• V2: The text item and name 'WM data'. Is used to display current data of cold water counter.
  • V3: The text item and name 'next inspection' Displays the date of the next inspection date of the water meter. Usually the water meter should be checked every 4-6 years.
  • V4: The text item and name 'Serial number'. Here you will see the serial number of the water meter of hot water.
  • V5: The text item and name 'WM data'. Is used to display current data of hot water counter.
  • V3: The text item and name 'next inspection' Displays the date of the next inspection date of the water meter.

The list of the menu element will be updated automatically from the main module.

Step 4: The IOT Controller Modes.

To achieve a stable production of the main module in case of Blynk or WiFi network failure, several working modes implemented:

  • Main mode: The controller is connected to WiFi and to the Blynk cloud service;
  • The module is trying to connect to WiFi network;
  • The module successfully connected to WiFi and is trying to connect to Blynk cloud;
  • The module is running Access Point mode for initial setup.

The led indicates the current running mode of the module:

  • Blinks every 5 seconds in main mode;
  • Blinks every 10 second while trying to connect to the WiFi;
  • Double blinks every 10 seconds while trying to connect to the Blynk;
  • Blinks twice every second in Access point mode;

When the module starts, it tries to load the configuration file from SPIFFS, if the configuration does not exist or WiFi ssid is not defined, the module switches to the Access Point mode and waits for the main setup parameters: wifi ssid, password and so on. In this mode you can connect to the module using WiFi ssid 'esp8266-wm' and typing '' in the address field of your browser. The main setup page will be displayed. After all the parameters would be entered into the setup page, you should power-cycle the module.

If the module failed to connect to WiFi in 5 minutes after start, it again switched to the Access Point mode for initial setup. If the module have successfully connected to the WiFi it would never goes to the Access Point mode even after long period of WiFi inactivity. The module would be trying to reconnect to the WiFi network forever.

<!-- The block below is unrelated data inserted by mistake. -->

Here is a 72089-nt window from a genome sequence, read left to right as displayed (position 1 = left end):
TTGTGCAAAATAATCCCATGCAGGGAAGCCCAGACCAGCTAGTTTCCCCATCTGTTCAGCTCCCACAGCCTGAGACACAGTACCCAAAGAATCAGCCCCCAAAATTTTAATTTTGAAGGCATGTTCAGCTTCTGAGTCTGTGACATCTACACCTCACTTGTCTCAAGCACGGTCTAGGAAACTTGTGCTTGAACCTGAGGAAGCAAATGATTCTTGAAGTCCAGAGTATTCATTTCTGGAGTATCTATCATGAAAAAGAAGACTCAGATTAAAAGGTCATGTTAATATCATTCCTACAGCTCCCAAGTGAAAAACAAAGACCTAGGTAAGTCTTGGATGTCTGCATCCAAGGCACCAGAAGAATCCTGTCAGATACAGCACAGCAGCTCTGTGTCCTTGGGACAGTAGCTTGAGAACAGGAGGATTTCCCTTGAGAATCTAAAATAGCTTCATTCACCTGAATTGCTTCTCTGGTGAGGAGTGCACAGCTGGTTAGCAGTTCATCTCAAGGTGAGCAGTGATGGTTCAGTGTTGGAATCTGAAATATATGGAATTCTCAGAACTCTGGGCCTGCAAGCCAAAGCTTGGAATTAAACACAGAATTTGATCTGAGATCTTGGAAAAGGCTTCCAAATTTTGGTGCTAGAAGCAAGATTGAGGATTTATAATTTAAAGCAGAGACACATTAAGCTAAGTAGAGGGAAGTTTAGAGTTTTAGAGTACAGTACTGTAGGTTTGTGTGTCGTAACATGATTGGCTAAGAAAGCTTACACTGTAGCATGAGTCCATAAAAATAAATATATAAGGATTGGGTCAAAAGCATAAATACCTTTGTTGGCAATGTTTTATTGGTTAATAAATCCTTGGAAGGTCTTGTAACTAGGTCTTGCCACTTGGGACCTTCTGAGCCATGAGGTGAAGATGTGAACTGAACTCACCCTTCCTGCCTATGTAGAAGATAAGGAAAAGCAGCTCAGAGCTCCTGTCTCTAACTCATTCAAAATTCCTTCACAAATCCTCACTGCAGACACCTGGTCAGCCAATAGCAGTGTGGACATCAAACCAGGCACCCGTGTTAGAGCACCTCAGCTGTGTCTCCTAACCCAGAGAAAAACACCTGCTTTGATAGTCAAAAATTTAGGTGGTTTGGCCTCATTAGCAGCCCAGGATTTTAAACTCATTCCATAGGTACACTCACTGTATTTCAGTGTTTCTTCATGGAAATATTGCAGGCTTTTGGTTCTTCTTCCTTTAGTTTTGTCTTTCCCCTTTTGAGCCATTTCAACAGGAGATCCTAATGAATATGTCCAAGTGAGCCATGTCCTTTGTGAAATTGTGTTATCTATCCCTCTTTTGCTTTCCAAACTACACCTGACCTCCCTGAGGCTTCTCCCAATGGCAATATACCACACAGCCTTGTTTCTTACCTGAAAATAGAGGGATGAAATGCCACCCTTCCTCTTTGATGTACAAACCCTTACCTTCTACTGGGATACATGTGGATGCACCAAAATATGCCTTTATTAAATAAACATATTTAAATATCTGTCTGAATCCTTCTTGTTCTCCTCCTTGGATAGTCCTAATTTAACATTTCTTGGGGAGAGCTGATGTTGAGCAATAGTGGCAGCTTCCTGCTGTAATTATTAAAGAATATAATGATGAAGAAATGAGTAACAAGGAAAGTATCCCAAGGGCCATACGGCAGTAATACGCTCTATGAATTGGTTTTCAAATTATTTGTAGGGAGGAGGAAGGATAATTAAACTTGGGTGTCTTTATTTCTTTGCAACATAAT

In the main running mode the module is running the WEB server showing the water meter data, updates the data in the Blynk cloud service and periodically sends e-mail alerts to the configured e-mail address. In case of Blynk connection failure, it tries to reconnect to Blynk cloud. The WEB and e-mail services are continue to work. In case of WiFi connection failure, the module tries to restore the network connection.

Step 5: The WEB Interface: Setup

The setup page is the first one you should visit. This page is available as a root document in the Access Point mode and can be examined in the main WEB mode through the upper menu by selecting 'setup' item.

In the setup page you can enter the flowing parameters:

  • wifi ssid
  • wifi password
  • blynk auth key
  • ntp server name
  • Greenwich time difference in minutes

ntp server is used to determine the current time and date. The module does not have internal clock. When the data received from the Water Meter controller (layer 1) it accomplished with the time stamp. This allows to check the communication with the layer1 controller. Also the time stamp is written to the log data file.

Step 6: The WEB Interface: Main Screen

The main scree shows the water meter data. It formatted into the table which has the following columns:

  • The water meter controller location. You can connect to the main module up to 4 controllers without the code modification;
  • The serial number of the water meter;
  • The current data of the water meter;
  • The next inspection date of the water meter;
  • The voltage of the Water meter controller battery;

The layer2 module receives the message from the layer1 module(s) and shows the information on the main page. Each layer1 controller has uniq ID witch is displayed on the controller setup page. You can setup the name (or location) of each controller. This name could be convenient one like a 'kitchen' or 'bath room' and the layer2 controller saves it into the SPIFFS file system. You can change the controller name as you like. If the layer2 module 'does not know' the name of the layer1 controller, the controller ID would be displayed in the table.

You should define configuration data for each layer1 controller by 'clicking' on the controller ID or its name in the table or use corresponding menu item.

Step 7: The WEB Interface: Layer1 Controller Setup

This page allows you to define the configuration of the water meters in the layer1 controller:

  • The controller name or location
  • Water meter serial numbers (both hot and cold water)
  • Water meter next inspection date
  • Water meter current data
  • The fraction size

The controller name is used for your convenience to remember the layer1 controller in case you have several layer1 controllers. The name can be up to 32 symbols.

Each water meter has uniq serial number which must be written in the form. This number will be shown in the main page, Blynk application and e-mail notifications.

Next inspection date is useful to send warning and alert e-mail messages to inform you about the date when the water meter should be inspected.

The controller counters the amount of water through the water meter, it could not know the current value on the water meter. You must specify the actual data of each water meter only once. The layer2 controller saves in the configuration the starting data value of each water meter then it calculates the actual water meter data accordingly.